HOLLADAY — A pinch of salt, some flour and sugar, a laughing grandmother, doting children and a hot oven are all you need to bake a family bond.
Making Christmas cookies right before the big day is a tradition for Suzanne Tate, a woman steeped in tradition, a birthright from her own parents, Ed and Elizabeth Jeppson. They raised their 11 kids in sit-down dinners together, Family Home Evenings, conversations about good character and God and impromptu skits. Decades later, those children and their spouses meet for a group dinner every month. And on Memorial Day they all gather, with their own families — Ed and Elizabeth's posterity has swelled to 245 — at the cemetery to place flowers and exchange hugs and "do some remember when."
"Traditions truly bond a family together," says Tate. "Children particularly love repetition." She likens it to a child's love of reading the same book over and over.
Some of Tate's traditions center around holidays and faith. But she and her husband Warren have created others, as well. When they attend their grandchildrens' activities — and they seldom miss one — they always take the child for treats after. "We have traditions with all 31 of us and we have other traditions within each individual family," Tate says.
In Bountiful, Nikki and Callahan Williams will wake up Christmas morning and cuddle their daughters, Eliza, 6, and Caroline, 2, before reaching for the cards and letters that are their oldest daughter's gifts. She has a degenerative neurological disorder that has made her regress. She long ago stopped speaking, walking, crawling.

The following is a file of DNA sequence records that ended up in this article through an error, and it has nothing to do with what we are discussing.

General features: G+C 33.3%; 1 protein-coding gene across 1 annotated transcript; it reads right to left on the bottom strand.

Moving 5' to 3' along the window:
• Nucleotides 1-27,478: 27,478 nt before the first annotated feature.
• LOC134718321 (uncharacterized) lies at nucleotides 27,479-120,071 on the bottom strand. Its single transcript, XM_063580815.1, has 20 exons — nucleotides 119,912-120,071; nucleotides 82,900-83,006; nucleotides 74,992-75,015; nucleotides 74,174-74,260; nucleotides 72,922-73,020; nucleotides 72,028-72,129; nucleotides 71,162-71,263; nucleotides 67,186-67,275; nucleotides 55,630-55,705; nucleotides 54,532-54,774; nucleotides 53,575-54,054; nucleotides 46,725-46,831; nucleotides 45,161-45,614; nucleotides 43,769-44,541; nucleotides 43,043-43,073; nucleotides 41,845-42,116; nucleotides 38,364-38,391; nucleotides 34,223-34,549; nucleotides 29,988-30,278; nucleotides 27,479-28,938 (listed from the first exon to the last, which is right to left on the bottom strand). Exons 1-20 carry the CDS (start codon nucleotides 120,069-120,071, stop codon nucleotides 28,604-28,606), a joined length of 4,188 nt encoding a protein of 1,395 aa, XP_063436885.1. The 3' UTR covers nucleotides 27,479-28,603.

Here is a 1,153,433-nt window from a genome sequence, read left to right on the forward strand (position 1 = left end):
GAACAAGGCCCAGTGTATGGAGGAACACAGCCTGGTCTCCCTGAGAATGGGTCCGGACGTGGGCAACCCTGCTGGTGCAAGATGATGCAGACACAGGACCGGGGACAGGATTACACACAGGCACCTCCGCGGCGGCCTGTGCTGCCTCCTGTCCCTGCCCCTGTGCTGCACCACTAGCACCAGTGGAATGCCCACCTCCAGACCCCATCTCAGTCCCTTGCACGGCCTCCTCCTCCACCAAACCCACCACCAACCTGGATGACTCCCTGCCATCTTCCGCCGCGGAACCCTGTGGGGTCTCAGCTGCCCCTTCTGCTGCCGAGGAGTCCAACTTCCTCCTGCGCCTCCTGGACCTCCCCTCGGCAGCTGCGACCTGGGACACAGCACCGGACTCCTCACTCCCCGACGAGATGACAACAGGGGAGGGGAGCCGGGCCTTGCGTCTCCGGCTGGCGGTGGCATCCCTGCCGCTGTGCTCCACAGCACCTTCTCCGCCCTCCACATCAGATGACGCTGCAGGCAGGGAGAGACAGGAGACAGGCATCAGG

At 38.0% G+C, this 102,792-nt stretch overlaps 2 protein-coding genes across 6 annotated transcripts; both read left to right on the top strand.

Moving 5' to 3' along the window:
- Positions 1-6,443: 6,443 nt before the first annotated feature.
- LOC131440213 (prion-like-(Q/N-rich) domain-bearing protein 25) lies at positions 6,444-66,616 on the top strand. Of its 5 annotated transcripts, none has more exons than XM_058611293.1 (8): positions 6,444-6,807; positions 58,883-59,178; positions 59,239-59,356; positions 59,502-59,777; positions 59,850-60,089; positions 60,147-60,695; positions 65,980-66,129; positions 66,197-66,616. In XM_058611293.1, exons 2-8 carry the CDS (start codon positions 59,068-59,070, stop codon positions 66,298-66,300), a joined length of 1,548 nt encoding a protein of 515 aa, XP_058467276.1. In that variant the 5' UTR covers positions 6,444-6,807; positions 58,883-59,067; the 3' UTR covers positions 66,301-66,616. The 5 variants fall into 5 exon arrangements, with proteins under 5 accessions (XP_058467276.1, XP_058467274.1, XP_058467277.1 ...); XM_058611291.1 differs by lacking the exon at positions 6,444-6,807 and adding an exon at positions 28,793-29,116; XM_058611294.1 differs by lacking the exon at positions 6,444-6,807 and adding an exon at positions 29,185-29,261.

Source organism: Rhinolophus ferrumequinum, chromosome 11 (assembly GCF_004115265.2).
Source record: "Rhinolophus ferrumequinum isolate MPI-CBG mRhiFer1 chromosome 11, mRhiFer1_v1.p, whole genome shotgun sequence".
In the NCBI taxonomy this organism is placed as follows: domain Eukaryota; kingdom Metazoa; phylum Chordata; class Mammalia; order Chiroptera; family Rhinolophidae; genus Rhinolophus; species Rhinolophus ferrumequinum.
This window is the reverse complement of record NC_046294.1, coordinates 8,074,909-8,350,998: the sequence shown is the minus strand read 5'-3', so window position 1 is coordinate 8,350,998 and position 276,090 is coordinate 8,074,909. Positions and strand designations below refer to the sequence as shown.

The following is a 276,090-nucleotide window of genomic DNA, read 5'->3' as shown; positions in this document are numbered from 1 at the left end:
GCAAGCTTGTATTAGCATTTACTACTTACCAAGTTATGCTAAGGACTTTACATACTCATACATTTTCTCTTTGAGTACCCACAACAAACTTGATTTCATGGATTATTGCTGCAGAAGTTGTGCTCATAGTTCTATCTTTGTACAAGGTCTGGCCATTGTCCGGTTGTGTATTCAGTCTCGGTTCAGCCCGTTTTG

Her parents turned her love of being read to into an ongoing book drive; they outfit children's libraries in schools and health clinics with books donated by friends and strangers alike.
On Christmas, to them the holiest and most joyful of days, a tree in Eliza's room is stacked with cards that are a gift to the girl and to the sender both: They outline what acts of kindness, what gifts of time the sender has given in Eliza's honor. It is a tradition that will likely outlive the child that inspired it.
Little things count
Traditions don't have to be big, bold gestures. They can be small moments in time, as well. But they are important, says Jeremy Yorgason, assistant professor in the School of Family Life at Brigham Young University. Even little rituals — meaningful, symbolic interactions — strengthen or create emotional bonds.
Yorgason's children, ages 4, 7, 11 and 14, have one: Everybody looks under the table and they count to three, then the kids yell, "Thanks, Mom, for the delicious food." He doesn't remember how it started; it would be a strange dinner without it.
A Friday movie night, a weekly daddy-daughter breakfast, an annual family trip to Lake Powell are all examples of bond-forging traditions.
Some center on holidays. Lorrie Norman of Salt Lake City delighted her children with breakfast scones every Christmas. Mary Lou Holman has attended The Nutcracker for more than 50 years. Linda Whipple of Kansas City, Mo., lines each of her children up, shortest to tallest, each January 1 to march through the rooms of their rambler, turning on and off every single light and water faucet. It brings luck, she says, and ushers in a fresh start to match the fresh year. The tradition in her family dates back at least to her grandmother's childhood.